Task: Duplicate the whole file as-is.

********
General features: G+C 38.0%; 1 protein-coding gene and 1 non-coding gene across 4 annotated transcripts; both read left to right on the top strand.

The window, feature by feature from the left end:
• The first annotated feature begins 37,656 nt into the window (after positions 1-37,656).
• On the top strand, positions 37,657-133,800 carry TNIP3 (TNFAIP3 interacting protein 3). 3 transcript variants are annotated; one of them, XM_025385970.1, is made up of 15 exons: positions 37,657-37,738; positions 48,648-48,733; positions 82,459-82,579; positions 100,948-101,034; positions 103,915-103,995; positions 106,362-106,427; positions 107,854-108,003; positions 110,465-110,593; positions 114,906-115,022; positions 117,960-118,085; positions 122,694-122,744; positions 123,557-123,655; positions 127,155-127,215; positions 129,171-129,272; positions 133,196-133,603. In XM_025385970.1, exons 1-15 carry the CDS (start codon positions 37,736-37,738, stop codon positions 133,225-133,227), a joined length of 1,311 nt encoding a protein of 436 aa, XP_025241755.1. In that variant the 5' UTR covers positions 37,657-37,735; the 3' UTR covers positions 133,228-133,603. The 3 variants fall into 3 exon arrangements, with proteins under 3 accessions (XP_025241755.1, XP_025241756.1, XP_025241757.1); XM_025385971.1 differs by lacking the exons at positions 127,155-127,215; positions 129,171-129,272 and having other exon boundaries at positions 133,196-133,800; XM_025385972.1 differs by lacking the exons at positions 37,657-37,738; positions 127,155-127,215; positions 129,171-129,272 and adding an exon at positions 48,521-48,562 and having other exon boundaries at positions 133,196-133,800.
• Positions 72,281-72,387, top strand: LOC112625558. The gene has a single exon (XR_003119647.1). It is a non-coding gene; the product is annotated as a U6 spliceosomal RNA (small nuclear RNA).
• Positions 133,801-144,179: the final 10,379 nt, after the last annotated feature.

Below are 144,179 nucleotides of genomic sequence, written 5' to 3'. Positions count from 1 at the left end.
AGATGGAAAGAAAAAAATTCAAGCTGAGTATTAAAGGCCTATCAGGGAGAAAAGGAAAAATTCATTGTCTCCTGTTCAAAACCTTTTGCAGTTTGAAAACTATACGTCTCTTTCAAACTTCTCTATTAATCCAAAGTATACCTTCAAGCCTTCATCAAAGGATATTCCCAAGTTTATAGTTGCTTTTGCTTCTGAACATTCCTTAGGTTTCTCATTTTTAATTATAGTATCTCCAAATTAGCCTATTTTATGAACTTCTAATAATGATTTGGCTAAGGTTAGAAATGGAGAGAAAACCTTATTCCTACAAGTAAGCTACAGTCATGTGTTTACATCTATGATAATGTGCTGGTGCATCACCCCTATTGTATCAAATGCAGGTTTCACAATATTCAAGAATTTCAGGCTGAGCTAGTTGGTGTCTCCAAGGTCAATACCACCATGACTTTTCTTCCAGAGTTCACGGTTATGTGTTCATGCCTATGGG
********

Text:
General features: G+C 38.0%; 1 protein-coding gene and 1 non-coding gene across 4 annotated transcripts; both read left to right on the top strand.

The window, feature by feature from the left end:
• The first annotated feature begins 37,656 nt into the window (after positions 1-37,656).
• On the top strand, positions 37,657-133,800 carry TNIP3 (TNFAIP3 interacting protein 3). 3 transcript variants are annotated; one of them, XM_025385970.1, is made up of 15 exons: positions 37,657-37,738; positions 48,648-48,733; positions 82,459-82,579; positions 100,948-101,034; positions 103,915-103,995; positions 106,362-106,427; positions 107,854-108,003; positions 110,465-110,593; positions 114,906-115,022; positions 117,960-118,085; positions 122,694-122,744; positions 123,557-123,655; positions 127,155-127,215; positions 129,171-129,272; positions 133,196-133,603. In XM_025385970.1, exons 1-15 carry the CDS (start codon positions 37,736-37,738, stop codon positions 133,225-133,227), a joined length of 1,311 nt encoding a protein of 436 aa, XP_025241755.1. In that variant the 5' UTR covers positions 37,657-37,735; the 3' UTR covers positions 133,228-133,603. The 3 variants fall into 3 exon arrangements, with proteins under 3 accessions (XP_025241755.1, XP_025241756.1, XP_025241757.1); XM_025385971.1 differs by lacking the exons at positions 127,155-127,215; positions 129,171-129,272 and having other exon boundaries at positions 133,196-133,800; XM_025385972.1 differs by lacking the exons at positions 37,657-37,738; positions 127,155-127,215; positions 129,171-129,272 and adding an exon at positions 48,521-48,562 and having other exon boundaries at positions 133,196-133,800.
• Positions 72,281-72,387, top strand: LOC112625558. The gene has a single exon (XR_003119647.1). It is a non-coding gene; the product is annotated as a U6 spliceosomal RNA (small nuclear RNA).
• Positions 133,801-144,179: the final 10,379 nt, after the last annotated feature.

Below are 144,179 nucleotides of genomic sequence, written 5' to 3'. Positions count from 1 at the left end.
AGATGGAAAGAAAAAAATTCAAGCTGAGTATTAAAGGCCTATCAGGGAGAAAAGGAAAAATTCATTGTCTCCTGTTCAAAACCTTTTGCAGTTTGAAAACTATACGTCTCTTTCAAACTTCTCTATTAATCCAAAGTATACCTTCAAGCCTTCATCAAAGGATATTCCCAAGTTTATAGTTGCTTTTGCTTCTGAACATTCCTTAGGTTTCTCATTTTTAATTATAGTATCTCCAAATTAGCCTATTTTATGAACTTCTAATAATGATTTGGCTAAGGTTAGAAATGGAGAGAAAACCTTATTCCTACAAGTAAGCTACAGTCATGTGTTTACATCTATGATAATGTGCTGGTGCATCACCCCTATTGTATCAAATGCAGGTTTCACAATATTCAAGAATTTCAGGCTGAGCTAGTTGGTGTCTCCAAGGTCAATACCACCATGACTTTTCTTCCAGAGTTCACGGTTATGTGTTCATGCCTATGGG